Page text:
The KHL went retro to mark the 70th anniversary of the inaugural games in the Soviet championship back in December 1946. Torpedo and Spartak staged historic themed evenings, while the day’s play brought a victory for Dynamo Moscow, the country’s oldest hockey club. Elsewhere, Vityaz earned a vital win at playoff rival HC Sochi.
When Dynamo first took to the ice with a 5-1 victory over Vodnik Arkhangelsk, hockey was a rather different sport. Dynamo won back then, and did so again today – but this latest success came in a new format.
The decision to settle games in 3-on-3 overtime was only confirmed last week, and after a 1-1 tie in regulation the Blue-and-Whites were experiencing it for the first time in their long history. Dynamo adapted quickly, with Martins Karsums getting the game-winner after collecting a Juusso Hietenan pass and outwitting goalie Ilya Proskuryakov. And there was another little piece of history: Karsums’ goal was the first power play winner in the new format, with Dynamo invited to add an extra player after Alexei Potapov was sin-binned.
Earlier, the key action came in the first period. Alexei Tsvetkov opened the scoring in the third minute, damping the enthusiasm of a Torpedo crowd that came ready to enjoy the evening’s retro-themed entertainment. Carter Ashton tied it up for the host, a deserved goal given the pressure that Torpedo brought to bear on Alexander Yeryomenko’s net in the opening stanza.
There was no further scoring though until Dynamo got that power play chance in overtime and secured two points to
Spartak also embraced the day’s historic theme, transforming Moscow’s shiny 21st-century VTB Arena into a Soviet-era theme park for its game with Lokomotiv. The teams donned retro uniforms, even the officials eschewed their familiar zebra stripes in favor of an all-black outfit with striped sleeves. A fleet of vintage buses and cars lined up outside the stadium, children dressed in old-style Pioneer uniforms and the food concessions took on a 1940s look with bulky tea urns replacing today’s hot dogs and burgers. A Stalin lookalike came along to keep an eye on proceedings, although there was little sign of Leonid Brezhnev, a later Soviet leader who was an enthusiastic Spartak fan.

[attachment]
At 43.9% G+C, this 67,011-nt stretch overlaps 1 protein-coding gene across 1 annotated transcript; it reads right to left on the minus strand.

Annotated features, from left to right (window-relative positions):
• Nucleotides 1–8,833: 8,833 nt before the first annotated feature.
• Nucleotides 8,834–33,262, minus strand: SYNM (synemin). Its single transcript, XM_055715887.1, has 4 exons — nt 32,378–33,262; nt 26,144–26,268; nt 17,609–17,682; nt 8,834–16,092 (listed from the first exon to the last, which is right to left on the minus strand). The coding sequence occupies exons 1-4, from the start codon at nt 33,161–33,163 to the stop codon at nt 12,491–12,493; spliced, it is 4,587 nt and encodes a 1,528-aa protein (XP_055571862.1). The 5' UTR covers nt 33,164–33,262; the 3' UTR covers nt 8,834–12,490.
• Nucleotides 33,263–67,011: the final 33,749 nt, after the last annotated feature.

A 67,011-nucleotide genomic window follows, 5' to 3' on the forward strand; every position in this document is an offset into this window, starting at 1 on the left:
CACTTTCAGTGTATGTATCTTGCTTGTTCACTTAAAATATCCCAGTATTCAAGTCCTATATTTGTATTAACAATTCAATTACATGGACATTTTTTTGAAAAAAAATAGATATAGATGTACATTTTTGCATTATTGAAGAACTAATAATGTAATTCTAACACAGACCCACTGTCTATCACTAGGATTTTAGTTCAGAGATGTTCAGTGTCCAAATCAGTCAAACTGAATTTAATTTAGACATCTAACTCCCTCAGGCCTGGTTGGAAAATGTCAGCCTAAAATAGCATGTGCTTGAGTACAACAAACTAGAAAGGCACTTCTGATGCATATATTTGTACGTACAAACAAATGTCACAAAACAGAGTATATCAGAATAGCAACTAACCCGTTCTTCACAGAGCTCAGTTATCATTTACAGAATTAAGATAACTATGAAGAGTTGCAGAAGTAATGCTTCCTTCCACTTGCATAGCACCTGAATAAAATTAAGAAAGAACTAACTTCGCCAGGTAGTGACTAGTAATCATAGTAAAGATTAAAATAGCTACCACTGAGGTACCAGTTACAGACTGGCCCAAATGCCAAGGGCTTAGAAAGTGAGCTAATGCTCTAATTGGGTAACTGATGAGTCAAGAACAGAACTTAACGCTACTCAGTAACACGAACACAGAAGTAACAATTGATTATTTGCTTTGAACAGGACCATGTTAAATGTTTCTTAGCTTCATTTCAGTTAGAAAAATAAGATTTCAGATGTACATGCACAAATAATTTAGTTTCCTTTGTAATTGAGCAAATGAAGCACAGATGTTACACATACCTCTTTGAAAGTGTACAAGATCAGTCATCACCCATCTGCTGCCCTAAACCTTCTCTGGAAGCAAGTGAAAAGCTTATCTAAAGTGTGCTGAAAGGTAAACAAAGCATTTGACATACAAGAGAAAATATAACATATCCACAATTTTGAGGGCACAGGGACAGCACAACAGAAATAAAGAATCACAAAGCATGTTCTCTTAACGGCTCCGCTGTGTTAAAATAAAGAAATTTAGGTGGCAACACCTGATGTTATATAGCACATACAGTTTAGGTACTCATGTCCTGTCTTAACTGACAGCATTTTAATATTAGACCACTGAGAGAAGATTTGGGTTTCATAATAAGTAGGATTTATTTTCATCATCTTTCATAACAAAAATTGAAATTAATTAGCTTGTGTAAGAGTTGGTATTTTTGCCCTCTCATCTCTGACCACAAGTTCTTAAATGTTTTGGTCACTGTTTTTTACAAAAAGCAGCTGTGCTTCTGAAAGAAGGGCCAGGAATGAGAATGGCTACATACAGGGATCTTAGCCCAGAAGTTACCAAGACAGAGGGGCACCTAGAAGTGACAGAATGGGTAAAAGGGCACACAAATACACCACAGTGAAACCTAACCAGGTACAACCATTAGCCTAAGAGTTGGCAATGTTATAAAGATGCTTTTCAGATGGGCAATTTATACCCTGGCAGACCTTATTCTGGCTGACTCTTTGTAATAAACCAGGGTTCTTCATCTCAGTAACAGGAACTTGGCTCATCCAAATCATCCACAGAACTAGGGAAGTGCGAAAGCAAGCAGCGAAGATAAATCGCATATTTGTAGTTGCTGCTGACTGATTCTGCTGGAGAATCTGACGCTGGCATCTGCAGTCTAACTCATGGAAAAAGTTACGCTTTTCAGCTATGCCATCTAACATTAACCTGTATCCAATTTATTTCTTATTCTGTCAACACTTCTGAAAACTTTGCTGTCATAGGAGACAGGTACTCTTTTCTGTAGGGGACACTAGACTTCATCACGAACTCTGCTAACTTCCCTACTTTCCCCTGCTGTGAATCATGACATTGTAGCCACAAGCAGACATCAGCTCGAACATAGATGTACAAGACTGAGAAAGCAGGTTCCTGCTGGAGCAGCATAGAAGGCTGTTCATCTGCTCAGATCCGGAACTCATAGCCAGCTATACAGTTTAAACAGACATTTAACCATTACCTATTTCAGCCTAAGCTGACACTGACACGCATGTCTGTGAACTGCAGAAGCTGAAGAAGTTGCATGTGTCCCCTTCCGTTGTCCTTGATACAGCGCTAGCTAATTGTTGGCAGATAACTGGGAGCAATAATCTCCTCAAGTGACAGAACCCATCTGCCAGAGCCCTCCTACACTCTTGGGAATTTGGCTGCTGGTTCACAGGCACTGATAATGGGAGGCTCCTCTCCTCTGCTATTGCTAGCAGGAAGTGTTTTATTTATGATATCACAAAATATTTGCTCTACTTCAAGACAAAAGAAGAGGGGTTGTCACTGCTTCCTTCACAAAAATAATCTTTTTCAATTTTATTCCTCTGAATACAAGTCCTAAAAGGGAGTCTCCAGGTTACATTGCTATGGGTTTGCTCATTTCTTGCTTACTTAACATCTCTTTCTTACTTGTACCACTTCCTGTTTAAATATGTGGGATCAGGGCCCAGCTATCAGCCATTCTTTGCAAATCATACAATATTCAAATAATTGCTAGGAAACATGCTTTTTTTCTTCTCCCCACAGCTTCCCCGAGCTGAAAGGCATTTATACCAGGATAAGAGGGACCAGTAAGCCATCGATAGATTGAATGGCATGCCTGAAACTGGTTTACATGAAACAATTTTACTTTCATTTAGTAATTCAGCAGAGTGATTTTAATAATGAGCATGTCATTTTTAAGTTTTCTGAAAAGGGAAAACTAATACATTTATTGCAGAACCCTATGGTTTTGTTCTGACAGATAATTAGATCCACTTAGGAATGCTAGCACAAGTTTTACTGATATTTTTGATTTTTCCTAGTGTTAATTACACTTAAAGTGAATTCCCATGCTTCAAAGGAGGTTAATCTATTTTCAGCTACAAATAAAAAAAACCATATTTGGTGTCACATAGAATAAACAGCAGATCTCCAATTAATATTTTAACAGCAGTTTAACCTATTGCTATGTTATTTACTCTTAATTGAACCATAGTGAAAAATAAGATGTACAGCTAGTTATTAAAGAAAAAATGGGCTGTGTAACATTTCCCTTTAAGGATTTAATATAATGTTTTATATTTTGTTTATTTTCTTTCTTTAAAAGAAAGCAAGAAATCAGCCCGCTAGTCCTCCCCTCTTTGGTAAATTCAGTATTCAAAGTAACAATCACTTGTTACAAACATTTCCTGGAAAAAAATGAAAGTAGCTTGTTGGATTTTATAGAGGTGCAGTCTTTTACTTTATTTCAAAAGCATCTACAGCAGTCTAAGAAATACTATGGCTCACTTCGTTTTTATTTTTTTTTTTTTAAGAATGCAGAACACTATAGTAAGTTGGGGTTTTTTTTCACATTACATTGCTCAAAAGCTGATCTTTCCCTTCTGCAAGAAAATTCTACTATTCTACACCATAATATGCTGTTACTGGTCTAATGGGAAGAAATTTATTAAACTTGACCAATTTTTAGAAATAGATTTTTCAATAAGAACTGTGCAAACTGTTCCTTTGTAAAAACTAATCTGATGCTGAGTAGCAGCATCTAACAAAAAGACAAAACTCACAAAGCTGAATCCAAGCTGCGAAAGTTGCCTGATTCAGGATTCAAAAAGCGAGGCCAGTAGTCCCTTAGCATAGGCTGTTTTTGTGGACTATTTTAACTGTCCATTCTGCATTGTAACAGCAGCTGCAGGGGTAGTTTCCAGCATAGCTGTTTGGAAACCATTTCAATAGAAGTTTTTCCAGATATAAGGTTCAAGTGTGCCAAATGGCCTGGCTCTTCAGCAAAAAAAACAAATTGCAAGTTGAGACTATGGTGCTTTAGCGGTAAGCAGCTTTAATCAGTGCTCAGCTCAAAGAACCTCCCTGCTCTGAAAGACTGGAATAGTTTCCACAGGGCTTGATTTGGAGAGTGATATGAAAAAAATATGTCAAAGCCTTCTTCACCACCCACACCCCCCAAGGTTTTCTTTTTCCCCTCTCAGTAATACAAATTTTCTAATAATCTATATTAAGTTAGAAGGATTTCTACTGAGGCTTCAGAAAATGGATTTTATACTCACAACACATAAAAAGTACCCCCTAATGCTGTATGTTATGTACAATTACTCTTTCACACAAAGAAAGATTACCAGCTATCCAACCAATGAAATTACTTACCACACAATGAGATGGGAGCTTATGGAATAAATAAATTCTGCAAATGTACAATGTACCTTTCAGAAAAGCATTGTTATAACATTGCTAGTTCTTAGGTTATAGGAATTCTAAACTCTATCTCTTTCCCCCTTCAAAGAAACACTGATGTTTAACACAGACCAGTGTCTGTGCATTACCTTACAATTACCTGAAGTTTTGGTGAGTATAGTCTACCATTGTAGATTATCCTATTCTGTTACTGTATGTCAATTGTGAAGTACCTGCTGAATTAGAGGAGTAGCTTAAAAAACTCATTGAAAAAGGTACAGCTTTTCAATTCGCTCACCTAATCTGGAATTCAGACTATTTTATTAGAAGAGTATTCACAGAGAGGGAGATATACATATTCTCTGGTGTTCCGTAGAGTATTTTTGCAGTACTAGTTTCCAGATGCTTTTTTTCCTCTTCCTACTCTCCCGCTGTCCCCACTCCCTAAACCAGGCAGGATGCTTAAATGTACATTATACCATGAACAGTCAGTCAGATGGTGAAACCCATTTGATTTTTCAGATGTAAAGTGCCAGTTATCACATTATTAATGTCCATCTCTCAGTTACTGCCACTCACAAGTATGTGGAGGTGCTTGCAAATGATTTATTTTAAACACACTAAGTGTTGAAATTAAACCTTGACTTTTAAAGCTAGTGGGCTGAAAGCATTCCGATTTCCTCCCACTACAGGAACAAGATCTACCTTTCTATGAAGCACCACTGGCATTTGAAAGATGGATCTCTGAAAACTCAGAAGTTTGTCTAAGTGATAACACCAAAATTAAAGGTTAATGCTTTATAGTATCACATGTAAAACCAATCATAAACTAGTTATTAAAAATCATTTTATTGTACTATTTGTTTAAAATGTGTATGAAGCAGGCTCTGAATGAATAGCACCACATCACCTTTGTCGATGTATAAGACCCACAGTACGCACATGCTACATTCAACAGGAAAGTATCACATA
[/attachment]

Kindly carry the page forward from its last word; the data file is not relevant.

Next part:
Recent history was not really on Spartak’s side going into the game, though. Loko rebounded from two defeats to beat HC Sochi last time out, while the Red-and-Whites languished some way off the playoff places on a run of four defeats in six games. When Petri Kontiola’s power play goal gave the visitor the lead in the 17th minute, it didn’t look good for the host.
The second period turned that around. Igor Mirnov tied it up on a power play in the 24th minute before Ryan Stoa grabbed the winner 48 seconds before the intermission. As play went behind Alexei Murygin’s net, Lukas Radil flicked a backhand pass into the danger zone and Stoa went over the goalie’s glove from a tight angle to win the game.
There wasn’t much retro about this clash between two of Russia’s newest clubs, played in the state-of-the-art Olympic arena in Sochi. But there was plenty riding on the outcome as Vityaz sought a win that would help it pursue its own dream of making history this season and reaching its first-ever KHL playoff.
A first-period blitz saw four unanswered goals set the visitor on the way to victory, and back into the all-important top eight as Sochi slips below the dotted line. Roman Horak set things in motion with a second-minute power play goal before Maxim Afinogenov got his first of the night. Next came Alexander Pankov, who marked his first game for Vityaz with a goal to celebrate his arrival from Ak Bars before a fine first period finished with another power play goal, this time from Mario Kempe.
Sochi improved – it could hardly get worse for the host – and Andrei Kostitsyn pulled a goal back in the second period. But by the time Renat Mamashev made it 2-4 the game was already deep into the final stanza and Afinogenov fired into the empty net to wrap up a vital win for Vityaz.
The history books show that CSKA was overwhelmingly the most successful team in Soviet hockey and on a day dominated by the game’s past it was little surprise that the class of 2016 showed once again that it is a serious contender to lift the country’s top title once again.
Geoff Platt, recently returned to Moscow after a spell with Vaxjo Lakers in Sweden, got things started here with a fourth-minute goal. Platt now has two in two on his return to the KHL.
The home team, under the guidance of Andrei Nazarov, is battling to get into the playoff picture in the Eastern Conference and it showed plenty of character to create the bulk of the chances in the rest of the opening session before finally tying the game in the 29th minute. Youngster Pavel Poryadin got the goal as the play settled down following a niggly opening to the middle stanza that saw Grigory Panin ejected from the game for a high hit.
But CSKA was not to be denied. Two power plays in the latter stages of the second period led to two more goals for Kirill Petrov, taking his tally to 16 for this season. CSKA closes to within a single point of league leader SKA, but has played four games more than its Petersburg rival.